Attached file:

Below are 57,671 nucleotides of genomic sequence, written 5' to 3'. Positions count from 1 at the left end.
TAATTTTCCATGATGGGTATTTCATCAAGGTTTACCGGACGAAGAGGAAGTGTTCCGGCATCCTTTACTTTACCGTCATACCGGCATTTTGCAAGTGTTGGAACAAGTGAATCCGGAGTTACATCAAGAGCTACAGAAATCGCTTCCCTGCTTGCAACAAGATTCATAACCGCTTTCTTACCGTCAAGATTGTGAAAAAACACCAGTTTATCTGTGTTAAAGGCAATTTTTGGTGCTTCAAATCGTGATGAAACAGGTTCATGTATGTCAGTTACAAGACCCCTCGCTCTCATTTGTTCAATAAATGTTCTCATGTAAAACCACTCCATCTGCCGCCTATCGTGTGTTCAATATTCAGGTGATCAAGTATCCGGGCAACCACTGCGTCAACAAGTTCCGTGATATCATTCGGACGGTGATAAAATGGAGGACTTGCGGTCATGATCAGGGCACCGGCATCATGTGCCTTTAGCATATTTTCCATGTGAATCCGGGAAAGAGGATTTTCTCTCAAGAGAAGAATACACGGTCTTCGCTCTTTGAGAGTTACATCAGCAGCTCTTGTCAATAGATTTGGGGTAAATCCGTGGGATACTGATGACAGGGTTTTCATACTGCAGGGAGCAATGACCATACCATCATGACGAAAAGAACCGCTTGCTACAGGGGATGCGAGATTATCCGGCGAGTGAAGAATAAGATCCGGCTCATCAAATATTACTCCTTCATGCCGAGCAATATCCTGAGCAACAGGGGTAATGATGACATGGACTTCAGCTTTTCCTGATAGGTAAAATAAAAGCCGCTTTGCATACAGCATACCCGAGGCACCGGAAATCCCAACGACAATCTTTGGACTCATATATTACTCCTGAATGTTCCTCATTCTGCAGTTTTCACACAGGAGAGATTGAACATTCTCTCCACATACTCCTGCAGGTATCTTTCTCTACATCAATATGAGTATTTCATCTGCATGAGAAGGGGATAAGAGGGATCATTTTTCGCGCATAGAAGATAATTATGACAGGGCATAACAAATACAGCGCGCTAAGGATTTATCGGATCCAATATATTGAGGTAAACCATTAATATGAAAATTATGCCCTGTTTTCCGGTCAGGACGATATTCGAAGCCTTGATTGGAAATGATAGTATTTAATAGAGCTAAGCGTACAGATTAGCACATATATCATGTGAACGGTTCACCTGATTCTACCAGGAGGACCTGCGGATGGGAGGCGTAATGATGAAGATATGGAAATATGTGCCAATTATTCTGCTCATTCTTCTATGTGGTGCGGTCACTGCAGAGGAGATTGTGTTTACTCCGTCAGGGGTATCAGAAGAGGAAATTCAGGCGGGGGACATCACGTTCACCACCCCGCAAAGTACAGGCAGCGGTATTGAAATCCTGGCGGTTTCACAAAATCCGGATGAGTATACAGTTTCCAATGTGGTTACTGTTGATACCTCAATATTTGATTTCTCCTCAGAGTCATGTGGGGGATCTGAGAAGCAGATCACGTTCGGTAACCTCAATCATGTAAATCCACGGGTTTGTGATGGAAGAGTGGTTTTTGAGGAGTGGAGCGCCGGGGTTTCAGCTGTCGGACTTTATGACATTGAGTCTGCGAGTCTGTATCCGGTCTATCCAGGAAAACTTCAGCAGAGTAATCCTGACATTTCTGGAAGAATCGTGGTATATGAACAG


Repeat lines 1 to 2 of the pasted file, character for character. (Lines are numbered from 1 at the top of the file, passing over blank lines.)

Below are 57,671 nucleotides of genomic sequence, written 5' to 3'. Positions count from 1 at the left end.
TAATTTTCCATGATGGGTATTTCATCAAGGTTTACCGGACGAAGAGGAAGTGTTCCGGCATCCTTTACTTTACCGTCATACCGGCATTTTGCAAGTGTTGGAACAAGTGAATCCGGAGTTACATCAAGAGCTACAGAAATCGCTTCCCTGCTTGCAACAAGATTCATAACCGCTTTCTTACCGTCAAGATTGTGAAAAAACACCAGTTTATCTGTGTTAAAGGCAATTTTTGGTGCTTCAAATCGTGATGAAACAGGTTCATGTATGTCAGTTACAAGACCCCTCGCTCTCATTTGTTCAATAAATGTTCTCATGTAAAACCACTCCATCTGCCGCCTATCGTGTGTTCAATATTCAGGTGATCAAGTATCCGGGCAACCACTGCGTCAACAAGTTCCGTGATATCATTCGGACGGTGATAAAATGGAGGACTTGCGGTCATGATCAGGGCACCGGCATCATGTGCCTTTAGCATATTTTCCATGTGAATCCGGGAAAGAGGATTTTCTCTCAAGAGAAGAATACACGGTCTTCGCTCTTTGAGAGTTACATCAGCAGCTCTTGTCAATAGATTTGGGGTAAATCCGTGGGATACTGATGACAGGGTTTTCATACTGCAGGGAGCAATGACCATACCATCATGACGAAAAGAACCGCTTGCTACAGGGGATGCGAGATTATCCGGCGAGTGAAGAATAAGATCCGGCTCATCAAATATTACTCCTTCATGCCGAGCAATATCCTGAGCAACAGGGGTAATGATGACATGGACTTCAGCTTTTCCTGATAGGTAAAATAAAAGCCGCTTTGCATACAGCATACCCGAGGCACCGGAAATCCCAACGACAATCTTTGGACTCATATATTACTCCTGAATGTTCCTCATTCTGCAGTTTTCACACAGGAGAGATTGAACATTCTCTCCACATACTCCTGCAGGTATCTTTCTCTACATCAATATGAGTATTTCATCTGCATGAGAAGGGGATAAGAGGGATCATTTTTCGCGCATAGAAGATAATTATGACAGGGCATAACAAATACAGCGCGCTAAGGATTTATCGGATCCAATATATTGAGGTAAACCATTAATATGAAAATTATGCCCTGTTTTCCGGTCAGGACGATATTCGAAGCCTTGATTGGAAATGATAGTATTTAATAGAGCTAAGCGTACAGATTAGCACATATATCATGTGAACGGTTCACCTGATTCTACCAGGAGGACCTGCGGATGGGAGGCGTAATGATGAAGATATGGAAATATGTGCCAATTATTCTGCTCATTCTTCTATGTGGTGCGGTCACTGCAGAGGAGATTGTGTTTACTCCGTCAGGGGTATCAGAAGAGGAAATTCAGGCGGGGGACATCACGTTCACCACCCCGCAAAGTACAGGCAGCGGTATTGAAATCCTGGCGGTTTCACAAAATCCGGATGAGTATACAGTTTCCAATGTGGTTACTGTTGATACCTCAATATTTGATTTCTCCTCAGAGTCATGTGGGGGATCTGAGAAGCAGATCACGTTCGGTAACCTCAATCATGTAAATCCACGGGTTTGTGATGGAAGAGTGGTTTTTGAGGAGTGGAGCGCCGGGGTTTCAGCTGTCGGACTTTATGACATTGAGTCTGCGAGTCTGTATCCGGTCTATCCAGGAAAACTTCAGCAGAGTAATCCTGACATTTCTGGAAGAATCGTGGTATATGAACAG